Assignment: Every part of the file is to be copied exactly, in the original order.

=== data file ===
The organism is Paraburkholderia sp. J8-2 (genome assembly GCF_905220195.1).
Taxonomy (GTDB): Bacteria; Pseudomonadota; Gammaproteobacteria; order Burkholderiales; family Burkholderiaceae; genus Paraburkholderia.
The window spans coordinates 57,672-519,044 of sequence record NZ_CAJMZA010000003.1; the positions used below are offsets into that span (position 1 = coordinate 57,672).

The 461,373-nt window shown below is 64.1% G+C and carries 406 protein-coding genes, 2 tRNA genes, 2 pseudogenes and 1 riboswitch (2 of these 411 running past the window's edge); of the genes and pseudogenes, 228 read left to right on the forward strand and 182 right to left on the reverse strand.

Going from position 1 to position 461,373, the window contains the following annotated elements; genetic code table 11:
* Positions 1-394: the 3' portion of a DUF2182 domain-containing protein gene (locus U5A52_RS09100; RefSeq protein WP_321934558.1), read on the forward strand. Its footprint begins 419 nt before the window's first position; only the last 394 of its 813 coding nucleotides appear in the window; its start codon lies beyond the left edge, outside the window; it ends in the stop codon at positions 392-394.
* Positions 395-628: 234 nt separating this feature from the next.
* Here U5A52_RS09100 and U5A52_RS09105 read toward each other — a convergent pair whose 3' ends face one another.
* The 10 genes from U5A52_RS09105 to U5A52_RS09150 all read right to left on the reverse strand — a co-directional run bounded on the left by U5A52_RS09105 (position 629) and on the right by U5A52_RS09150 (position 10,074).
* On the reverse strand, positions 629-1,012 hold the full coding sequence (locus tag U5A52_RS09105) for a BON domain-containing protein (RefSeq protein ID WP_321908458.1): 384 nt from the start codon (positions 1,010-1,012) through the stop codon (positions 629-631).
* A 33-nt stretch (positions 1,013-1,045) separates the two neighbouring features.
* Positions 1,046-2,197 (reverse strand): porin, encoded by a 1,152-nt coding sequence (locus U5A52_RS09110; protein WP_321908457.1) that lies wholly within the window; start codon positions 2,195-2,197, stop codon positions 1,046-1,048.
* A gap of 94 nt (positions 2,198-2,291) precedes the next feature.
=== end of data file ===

The organism is Paraburkholderia sp. J8-2 (genome assembly GCF_905220195.1).
Taxonomy (GTDB): Bacteria; Pseudomonadota; Gammaproteobacteria; order Burkholderiales; family Burkholderiaceae; genus Paraburkholderia.
The window spans coordinates 57,672-519,044 of sequence record NZ_CAJMZA010000003.1; the positions used below are offsets into that span (position 1 = coordinate 57,672).

The 461,373-nt window shown below is 64.1% G+C and carries 406 protein-coding genes, 2 tRNA genes, 2 pseudogenes and 1 riboswitch (2 of these 411 running past the window's edge); of the genes and pseudogenes, 228 read left to right on the forward strand and 182 right to left on the reverse strand.

Going from position 1 to position 461,373, the window contains the following annotated elements; genetic code table 11:
* Positions 1-394: the 3' portion of a DUF2182 domain-containing protein gene (locus U5A52_RS09100; RefSeq protein WP_321934558.1), read on the forward strand. Its footprint begins 419 nt before the window's first position; only the last 394 of its 813 coding nucleotides appear in the window; its start codon lies beyond the left edge, outside the window; it ends in the stop codon at positions 392-394.
* Positions 395-628: 234 nt separating this feature from the next.
* Here U5A52_RS09100 and U5A52_RS09105 read toward each other — a convergent pair whose 3' ends face one another.
* The 10 genes from U5A52_RS09105 to U5A52_RS09150 all read right to left on the reverse strand — a co-directional run bounded on the left by U5A52_RS09105 (position 629) and on the right by U5A52_RS09150 (position 10,074).
* On the reverse strand, positions 629-1,012 hold the full coding sequence (locus tag U5A52_RS09105) for a BON domain-containing protein (RefSeq protein ID WP_321908458.1): 384 nt from the start codon (positions 1,010-1,012) through the stop codon (positions 629-631).
* A 33-nt stretch (positions 1,013-1,045) separates the two neighbouring features.
* Positions 1,046-2,197 (reverse strand): porin, encoded by a 1,152-nt coding sequence (locus U5A52_RS09110; protein WP_321908457.1) that lies wholly within the window; start codon positions 2,195-2,197, stop codon positions 1,046-1,048.
* A gap of 94 nt (positions 2,198-2,291) precedes the next feature.